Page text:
The civil rights organisation AfriForum in a letter late last night to the Ministers of Health, International Relations and Cooperation, as well as the Police, demanded that a family who are currently being detained in a COVID-19 quarantine camp in Groblersdal, are released to self-isolate and that their wish to be tested may not be denied.
The Nel family were on holiday in Mozambique when the lockdown was announced and returned to South Africa after five weeks of self-isolation. On their arrival at the Lebombo border post, members of the SAPS took them to a quarantine camp in Groblersdal, despite the family’s consultation with officials from the South African Department of International Relations and Cooperation in Mozambique.
The officials at the facility refused to test the family for COVID-19 on their first day at the camp and indicated that testing would only take place on the eleventh day after their arrival. The facility is dilapidated and a health risk for everyone who is put under quarantine there. Wild animals, such as baboons, are also roaming on the premises despite the fact that there are small children present. Furthermore, the family was not provided with necessities such as food, blankets, toilet paper, cleansing agents and towels. Tap water is not fit for consumption and officials only provided them with one bottle of water per day. According to the family the officials have offered to go and buy food and other necessities on their behalf, if they hand over their bank cards and PIN numbers.
“It is immoral that people are being kept in this camp and that officials are simply refusing to test them for the virus. Furthermore, this facility is filthy and infringes on the right to human dignity of anyone who has to stay there. The facility is also contrary to the World Health Organisation’s (WHO) recommendations for quarantine facilities. AfriForum had to get involved in this case – we simply can’t allow these types of abuses of power by government officials,” says Ernst Roets, Head of Policy and Action at AfriForum.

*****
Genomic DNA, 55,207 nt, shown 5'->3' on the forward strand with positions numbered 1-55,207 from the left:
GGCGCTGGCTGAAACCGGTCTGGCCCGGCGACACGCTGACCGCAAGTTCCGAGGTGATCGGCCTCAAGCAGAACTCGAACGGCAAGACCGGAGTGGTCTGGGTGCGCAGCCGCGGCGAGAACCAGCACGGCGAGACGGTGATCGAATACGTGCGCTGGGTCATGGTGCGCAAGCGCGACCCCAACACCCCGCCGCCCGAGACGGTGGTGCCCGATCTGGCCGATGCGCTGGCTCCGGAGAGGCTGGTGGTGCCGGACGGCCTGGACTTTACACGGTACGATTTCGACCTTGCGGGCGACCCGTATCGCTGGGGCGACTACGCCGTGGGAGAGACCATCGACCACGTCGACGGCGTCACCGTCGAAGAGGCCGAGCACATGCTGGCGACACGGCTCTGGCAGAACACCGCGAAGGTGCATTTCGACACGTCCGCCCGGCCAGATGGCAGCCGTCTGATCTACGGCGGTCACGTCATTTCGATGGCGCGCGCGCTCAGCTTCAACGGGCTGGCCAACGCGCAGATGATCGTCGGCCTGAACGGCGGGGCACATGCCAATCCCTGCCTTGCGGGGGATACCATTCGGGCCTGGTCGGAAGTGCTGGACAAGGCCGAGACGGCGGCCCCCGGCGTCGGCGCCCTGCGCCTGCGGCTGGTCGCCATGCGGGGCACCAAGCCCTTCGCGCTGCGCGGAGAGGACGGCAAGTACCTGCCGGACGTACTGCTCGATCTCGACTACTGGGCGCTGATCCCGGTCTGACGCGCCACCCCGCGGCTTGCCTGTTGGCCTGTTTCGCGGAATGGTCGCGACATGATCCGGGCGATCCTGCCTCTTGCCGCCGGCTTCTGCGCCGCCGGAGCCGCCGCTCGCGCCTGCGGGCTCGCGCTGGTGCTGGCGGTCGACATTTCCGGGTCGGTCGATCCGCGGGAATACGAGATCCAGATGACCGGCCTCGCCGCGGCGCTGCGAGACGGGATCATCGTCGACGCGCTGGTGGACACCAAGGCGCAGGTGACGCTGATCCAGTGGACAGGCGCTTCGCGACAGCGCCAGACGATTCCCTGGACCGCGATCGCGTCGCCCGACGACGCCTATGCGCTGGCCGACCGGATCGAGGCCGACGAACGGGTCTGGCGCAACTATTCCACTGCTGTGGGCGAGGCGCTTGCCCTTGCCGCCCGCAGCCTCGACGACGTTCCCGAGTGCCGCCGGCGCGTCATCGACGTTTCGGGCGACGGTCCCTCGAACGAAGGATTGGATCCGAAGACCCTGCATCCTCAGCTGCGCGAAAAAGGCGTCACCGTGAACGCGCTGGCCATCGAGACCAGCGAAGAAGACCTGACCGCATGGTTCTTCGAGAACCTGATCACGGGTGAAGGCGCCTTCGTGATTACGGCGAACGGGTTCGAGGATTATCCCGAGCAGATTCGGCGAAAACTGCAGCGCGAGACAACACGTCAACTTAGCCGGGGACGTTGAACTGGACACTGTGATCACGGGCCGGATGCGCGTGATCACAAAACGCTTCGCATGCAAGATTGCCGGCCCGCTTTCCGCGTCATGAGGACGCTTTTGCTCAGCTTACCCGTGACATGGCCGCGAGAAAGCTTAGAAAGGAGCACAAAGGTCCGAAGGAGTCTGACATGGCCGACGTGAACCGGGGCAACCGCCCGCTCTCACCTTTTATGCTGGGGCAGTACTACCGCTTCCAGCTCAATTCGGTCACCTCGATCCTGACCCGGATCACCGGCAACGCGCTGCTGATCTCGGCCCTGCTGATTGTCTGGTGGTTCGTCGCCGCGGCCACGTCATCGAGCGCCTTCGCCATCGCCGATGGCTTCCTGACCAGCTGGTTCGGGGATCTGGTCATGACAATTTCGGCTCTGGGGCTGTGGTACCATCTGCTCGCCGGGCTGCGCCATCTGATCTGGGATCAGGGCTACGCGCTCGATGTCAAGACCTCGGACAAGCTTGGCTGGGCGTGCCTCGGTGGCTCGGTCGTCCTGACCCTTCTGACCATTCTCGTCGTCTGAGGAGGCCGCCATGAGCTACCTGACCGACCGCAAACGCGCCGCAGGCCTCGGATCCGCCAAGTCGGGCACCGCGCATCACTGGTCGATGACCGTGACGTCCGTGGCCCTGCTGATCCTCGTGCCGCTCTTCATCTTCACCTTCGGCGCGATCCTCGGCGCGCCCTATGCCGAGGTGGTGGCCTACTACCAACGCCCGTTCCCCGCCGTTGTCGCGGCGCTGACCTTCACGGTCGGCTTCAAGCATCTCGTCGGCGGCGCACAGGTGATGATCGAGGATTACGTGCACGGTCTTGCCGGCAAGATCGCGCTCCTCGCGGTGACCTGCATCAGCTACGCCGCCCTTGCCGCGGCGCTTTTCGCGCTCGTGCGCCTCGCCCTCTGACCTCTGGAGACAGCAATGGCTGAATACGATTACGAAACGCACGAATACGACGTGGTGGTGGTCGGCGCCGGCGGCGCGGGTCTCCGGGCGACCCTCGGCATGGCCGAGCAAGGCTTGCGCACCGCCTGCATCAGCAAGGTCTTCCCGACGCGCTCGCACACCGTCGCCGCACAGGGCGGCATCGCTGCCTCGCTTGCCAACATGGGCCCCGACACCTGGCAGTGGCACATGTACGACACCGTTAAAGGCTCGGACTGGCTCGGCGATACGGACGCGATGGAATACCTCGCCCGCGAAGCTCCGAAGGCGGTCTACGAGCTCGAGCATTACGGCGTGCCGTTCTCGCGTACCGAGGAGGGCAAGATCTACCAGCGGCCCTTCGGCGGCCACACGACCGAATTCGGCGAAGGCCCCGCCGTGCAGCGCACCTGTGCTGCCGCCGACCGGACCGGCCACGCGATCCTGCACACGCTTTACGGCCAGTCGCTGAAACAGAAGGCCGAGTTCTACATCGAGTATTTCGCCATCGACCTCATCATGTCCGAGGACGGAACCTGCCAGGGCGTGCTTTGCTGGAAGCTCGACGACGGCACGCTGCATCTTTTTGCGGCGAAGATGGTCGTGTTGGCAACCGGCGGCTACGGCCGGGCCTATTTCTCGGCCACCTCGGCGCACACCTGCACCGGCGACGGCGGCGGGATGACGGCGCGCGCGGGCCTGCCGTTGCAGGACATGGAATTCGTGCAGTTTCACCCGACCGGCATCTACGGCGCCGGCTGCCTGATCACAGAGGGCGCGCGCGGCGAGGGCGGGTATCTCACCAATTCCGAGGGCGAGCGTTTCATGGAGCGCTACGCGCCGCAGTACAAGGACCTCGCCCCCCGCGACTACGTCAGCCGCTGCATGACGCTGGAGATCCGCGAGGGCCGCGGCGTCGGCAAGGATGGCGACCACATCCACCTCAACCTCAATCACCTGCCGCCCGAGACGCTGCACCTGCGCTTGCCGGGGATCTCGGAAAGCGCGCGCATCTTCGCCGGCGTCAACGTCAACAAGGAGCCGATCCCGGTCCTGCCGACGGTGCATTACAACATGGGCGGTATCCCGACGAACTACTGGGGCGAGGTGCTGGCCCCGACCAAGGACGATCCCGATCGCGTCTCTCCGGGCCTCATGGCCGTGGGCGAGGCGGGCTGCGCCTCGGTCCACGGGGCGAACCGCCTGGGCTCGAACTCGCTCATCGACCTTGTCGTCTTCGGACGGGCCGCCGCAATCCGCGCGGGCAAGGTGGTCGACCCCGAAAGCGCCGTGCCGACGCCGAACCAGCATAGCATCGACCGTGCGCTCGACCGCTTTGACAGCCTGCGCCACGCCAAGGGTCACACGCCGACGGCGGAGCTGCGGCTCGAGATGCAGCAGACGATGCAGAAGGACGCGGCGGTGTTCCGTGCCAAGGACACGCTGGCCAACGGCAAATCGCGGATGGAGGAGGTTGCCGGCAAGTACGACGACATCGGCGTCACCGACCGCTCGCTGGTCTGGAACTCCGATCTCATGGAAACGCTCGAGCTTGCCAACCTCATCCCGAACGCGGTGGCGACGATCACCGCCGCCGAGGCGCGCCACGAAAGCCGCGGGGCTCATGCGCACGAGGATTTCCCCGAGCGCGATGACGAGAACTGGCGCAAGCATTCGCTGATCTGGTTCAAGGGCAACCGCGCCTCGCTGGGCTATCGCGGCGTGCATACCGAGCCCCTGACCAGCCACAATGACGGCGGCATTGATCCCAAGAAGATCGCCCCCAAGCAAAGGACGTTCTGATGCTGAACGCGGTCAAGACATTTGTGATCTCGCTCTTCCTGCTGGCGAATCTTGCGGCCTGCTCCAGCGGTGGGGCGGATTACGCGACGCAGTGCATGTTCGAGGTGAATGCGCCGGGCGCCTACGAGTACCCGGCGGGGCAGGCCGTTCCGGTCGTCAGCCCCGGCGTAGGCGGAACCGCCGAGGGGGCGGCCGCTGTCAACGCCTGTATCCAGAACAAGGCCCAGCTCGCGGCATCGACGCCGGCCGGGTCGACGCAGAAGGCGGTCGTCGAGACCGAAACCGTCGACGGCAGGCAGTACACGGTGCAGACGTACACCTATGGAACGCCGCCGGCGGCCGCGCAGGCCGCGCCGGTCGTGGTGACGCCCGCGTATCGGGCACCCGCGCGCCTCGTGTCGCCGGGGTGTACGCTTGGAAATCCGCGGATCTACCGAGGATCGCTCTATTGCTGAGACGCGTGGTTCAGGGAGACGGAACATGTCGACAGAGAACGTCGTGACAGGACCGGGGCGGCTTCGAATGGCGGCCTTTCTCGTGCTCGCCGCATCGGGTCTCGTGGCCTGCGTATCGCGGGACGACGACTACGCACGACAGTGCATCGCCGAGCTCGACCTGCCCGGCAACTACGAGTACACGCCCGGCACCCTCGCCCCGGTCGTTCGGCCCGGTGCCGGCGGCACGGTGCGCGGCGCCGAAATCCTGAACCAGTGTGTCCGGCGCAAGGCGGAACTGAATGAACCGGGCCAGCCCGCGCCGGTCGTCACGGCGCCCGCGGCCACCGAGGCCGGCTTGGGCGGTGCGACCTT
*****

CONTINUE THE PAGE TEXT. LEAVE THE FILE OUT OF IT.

AfriForum also demanded last week that the threat by Sihle Zikalala, Premier of KwaZulu-Natal, that people who test positive for COVID-19 will be forced into quarantine camps regardless of whether they are effectively self-isolating, should be retracted. Zikalala did retract his threat following a lawyer’s letter from AfriForum sent to Nkosazana Dlamini-Zuma, Minister of Cooperative Government and Traditional Affairs, regarding it. The regulations issued by Dlamini-Zuma however still empowers government officials to do exactly what Zikalala threatened to do and AfriForum therefore plans to continue with legal action in this regard.
“Cases like the Nel family once again proves that these national regulations are irrational. It is a violation of the most basic freedoms and dignities of people and amounts to a measure that can under no circumstances be justifiable in any democracy that is governed by the principles of freedom, justice and the rule of law,” Roets concludes.